Surround sound is really meant to be experienced in an open room, not attached to your head. I hope this helps. You can read more marketing doctrine from Dolby at their web site, if you'd like. (Source)


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SOUND CARDS


If you are using the analog output of your PC - the headphone jack or other analog outputs - you will experience better audio from a dedicated card versus the motherboard's built-in audio processor. A sound card does a better job at converting that digital source material to an analog format, isolating the audio components from the motherboard components, and amplifying it for your headphones. This does not guarantee distortion-free sound: Issues with the power supply or other motherboard interference can still occur, but is likely to improve quality.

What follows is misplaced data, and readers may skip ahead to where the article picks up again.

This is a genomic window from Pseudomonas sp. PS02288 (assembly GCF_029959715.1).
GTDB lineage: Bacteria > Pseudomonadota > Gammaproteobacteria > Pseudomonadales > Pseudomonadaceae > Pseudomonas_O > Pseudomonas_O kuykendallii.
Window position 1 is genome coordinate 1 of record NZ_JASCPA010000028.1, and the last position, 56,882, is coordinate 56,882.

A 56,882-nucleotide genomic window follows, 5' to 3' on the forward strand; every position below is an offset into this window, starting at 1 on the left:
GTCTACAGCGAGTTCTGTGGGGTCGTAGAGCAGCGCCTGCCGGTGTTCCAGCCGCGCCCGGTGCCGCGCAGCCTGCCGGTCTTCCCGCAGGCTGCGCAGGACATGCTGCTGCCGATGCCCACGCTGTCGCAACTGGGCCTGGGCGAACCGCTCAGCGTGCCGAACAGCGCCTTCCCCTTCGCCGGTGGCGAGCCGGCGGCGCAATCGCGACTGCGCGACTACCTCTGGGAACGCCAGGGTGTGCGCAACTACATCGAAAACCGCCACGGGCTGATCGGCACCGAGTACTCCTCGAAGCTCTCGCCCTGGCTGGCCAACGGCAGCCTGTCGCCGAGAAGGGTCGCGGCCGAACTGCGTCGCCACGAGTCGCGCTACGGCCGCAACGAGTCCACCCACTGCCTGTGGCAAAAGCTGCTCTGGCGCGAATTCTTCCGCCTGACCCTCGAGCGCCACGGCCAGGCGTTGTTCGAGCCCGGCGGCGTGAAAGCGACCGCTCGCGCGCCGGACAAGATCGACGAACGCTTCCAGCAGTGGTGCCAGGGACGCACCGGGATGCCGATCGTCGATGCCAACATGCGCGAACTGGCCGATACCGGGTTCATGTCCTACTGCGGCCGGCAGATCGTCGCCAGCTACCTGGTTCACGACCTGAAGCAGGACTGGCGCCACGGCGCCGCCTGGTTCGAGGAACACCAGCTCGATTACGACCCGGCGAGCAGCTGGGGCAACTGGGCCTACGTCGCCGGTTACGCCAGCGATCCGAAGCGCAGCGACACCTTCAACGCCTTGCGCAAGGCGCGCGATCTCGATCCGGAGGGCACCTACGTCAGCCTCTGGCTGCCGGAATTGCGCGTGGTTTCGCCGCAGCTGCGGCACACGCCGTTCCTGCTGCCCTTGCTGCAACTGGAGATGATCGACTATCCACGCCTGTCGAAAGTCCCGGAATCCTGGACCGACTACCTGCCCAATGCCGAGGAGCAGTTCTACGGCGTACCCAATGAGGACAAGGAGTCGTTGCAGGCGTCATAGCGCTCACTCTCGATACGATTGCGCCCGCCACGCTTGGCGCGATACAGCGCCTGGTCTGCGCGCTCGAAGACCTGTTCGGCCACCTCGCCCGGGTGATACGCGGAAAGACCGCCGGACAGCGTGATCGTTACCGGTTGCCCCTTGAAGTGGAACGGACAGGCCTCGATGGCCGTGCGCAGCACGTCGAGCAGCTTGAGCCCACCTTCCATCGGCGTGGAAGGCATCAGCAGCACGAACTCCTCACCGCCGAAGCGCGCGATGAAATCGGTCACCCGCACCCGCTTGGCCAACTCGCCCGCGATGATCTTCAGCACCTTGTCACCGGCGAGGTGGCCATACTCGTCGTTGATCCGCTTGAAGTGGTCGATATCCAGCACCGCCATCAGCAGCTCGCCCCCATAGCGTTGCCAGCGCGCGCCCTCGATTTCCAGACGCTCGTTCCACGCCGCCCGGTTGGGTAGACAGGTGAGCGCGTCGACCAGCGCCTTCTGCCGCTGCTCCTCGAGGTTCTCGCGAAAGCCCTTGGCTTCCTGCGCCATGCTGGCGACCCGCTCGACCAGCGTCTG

The big question: Will the average PC gamer notice? The answer is: It depends. If you notice a lot of crackling, buzzing, or other distortion while you're gaming, it's probably time for a dedicated card. If you're looking for hardware support for particular audio effects not provided by your board - such as Dolby Headphone, CMSS-3D, or certain versions of EAX - you will need a dedicated card.

If you are buying a sound card for the sole purpose of using a headphone or headset, it would be tough to beat the Asus Xonar DG, which is only about $30. It supports Dolby Headphone, the same process used by more expensive "5.1" and "7.1" headphones and headsets, as well as a decent built-in headphone amplifier. So long as you are not also using an external surround sound system, this is an excellent value for headphone-only gamer.